Manufacturing EV batteries is a complex and intensive process that requires intricate assembly and strict testing and quality control. The first to be manufactured are the individual cells of the electric vehicle batteries, in the layout mentioned above. These components are then encased in a metal housing. Tests are conducted on each cell to detect electrolyte leaks and internal moisture seepage.
Depending upon the model of the EV, these EV batteries are combined in another housing to form modules. The module housing protects the cells from external vibrations and shocks. Finally, these modules are assembled into battery packs, which are then installed into the electric vehicle.
Let’s take a look at the Nissan Leaf as an example. The first Nissan Leaf model has four cells inside a module. 48 modules make up the battery pack of this EV. This means the Nissan Leaf has 192 individual battery cells with a 24 kWh capacity.
How much does an EV battery cost?
According to EVBox.com, it is estimated that the majority of EV batteries have a lifespan of 10-20 years, after which they will need to be replaced. Of great concern among vehicle owners is the cost of the electric vehicle battery itself, which is considered to be the most expensive part of an EV. In the past, the EV battery packs used to have an average cost of $5,000, with certain car models having EV batteries costing as much as $15,000.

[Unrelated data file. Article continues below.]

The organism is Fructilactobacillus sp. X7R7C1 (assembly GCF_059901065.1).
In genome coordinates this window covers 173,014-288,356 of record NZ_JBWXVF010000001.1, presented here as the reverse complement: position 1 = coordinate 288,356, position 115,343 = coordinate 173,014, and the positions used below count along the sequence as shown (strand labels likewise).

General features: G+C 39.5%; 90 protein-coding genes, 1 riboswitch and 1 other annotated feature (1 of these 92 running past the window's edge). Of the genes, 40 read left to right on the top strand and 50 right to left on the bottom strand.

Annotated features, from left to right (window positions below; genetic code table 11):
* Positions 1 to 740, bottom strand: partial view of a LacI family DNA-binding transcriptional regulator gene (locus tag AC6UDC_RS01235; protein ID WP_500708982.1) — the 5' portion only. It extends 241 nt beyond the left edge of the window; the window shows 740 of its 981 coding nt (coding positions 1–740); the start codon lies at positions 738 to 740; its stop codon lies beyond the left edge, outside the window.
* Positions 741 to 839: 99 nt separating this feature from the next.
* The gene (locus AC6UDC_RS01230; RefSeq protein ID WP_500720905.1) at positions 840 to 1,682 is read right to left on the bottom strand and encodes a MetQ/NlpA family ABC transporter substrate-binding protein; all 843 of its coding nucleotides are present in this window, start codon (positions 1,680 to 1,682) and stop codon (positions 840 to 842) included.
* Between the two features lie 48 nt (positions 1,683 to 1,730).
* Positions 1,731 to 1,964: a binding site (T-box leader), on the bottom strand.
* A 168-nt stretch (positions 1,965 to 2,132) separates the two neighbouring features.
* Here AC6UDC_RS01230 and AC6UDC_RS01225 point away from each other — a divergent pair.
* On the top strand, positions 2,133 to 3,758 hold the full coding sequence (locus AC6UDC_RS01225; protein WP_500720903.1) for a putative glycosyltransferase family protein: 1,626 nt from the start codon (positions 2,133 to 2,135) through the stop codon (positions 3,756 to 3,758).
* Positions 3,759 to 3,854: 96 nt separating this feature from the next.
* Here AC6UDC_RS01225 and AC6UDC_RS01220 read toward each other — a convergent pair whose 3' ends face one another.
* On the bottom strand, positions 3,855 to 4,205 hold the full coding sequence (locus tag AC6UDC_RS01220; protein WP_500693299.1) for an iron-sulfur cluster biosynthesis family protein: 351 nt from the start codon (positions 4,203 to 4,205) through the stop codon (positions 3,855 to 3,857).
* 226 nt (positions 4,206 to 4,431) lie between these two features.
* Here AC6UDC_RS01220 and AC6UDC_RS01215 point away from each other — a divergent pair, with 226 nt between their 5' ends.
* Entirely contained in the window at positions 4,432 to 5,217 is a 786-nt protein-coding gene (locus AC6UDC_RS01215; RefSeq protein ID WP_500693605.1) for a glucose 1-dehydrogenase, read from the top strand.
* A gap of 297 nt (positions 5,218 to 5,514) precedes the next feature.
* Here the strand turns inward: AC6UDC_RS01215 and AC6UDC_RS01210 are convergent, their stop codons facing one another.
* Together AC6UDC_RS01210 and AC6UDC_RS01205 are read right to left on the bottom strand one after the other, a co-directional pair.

Thankfully, a dramatic reduction in EV battery cost has been observed during the past decade. At present, the average price of a kilowatt-hour (kWH) – the standard measure of EV battery price – has dropped from $1,160 per kWh in 2010 to $128 per kWh. It is projected that the price will drop even further, stabilizing at $90 per kWh by 2031.
Are EV batteries sustainable?
There is the question on whether EV batteries are sustainable or not. Sustainable EV batteries are largely dependent upon their chemical compositions, especially the valuable metals found in the cathode. According to the U.S. Geological Survey, the global reserves of lithium is presently at 21 million tonnes.
However, there are potential shortages for nickel and cobalt, which is primarily sourced from the mines of the Democratic Republic of Congo. There are also concerns about the toxicity of cobalt and the detrimental effects it has on the health of miners, including child workers.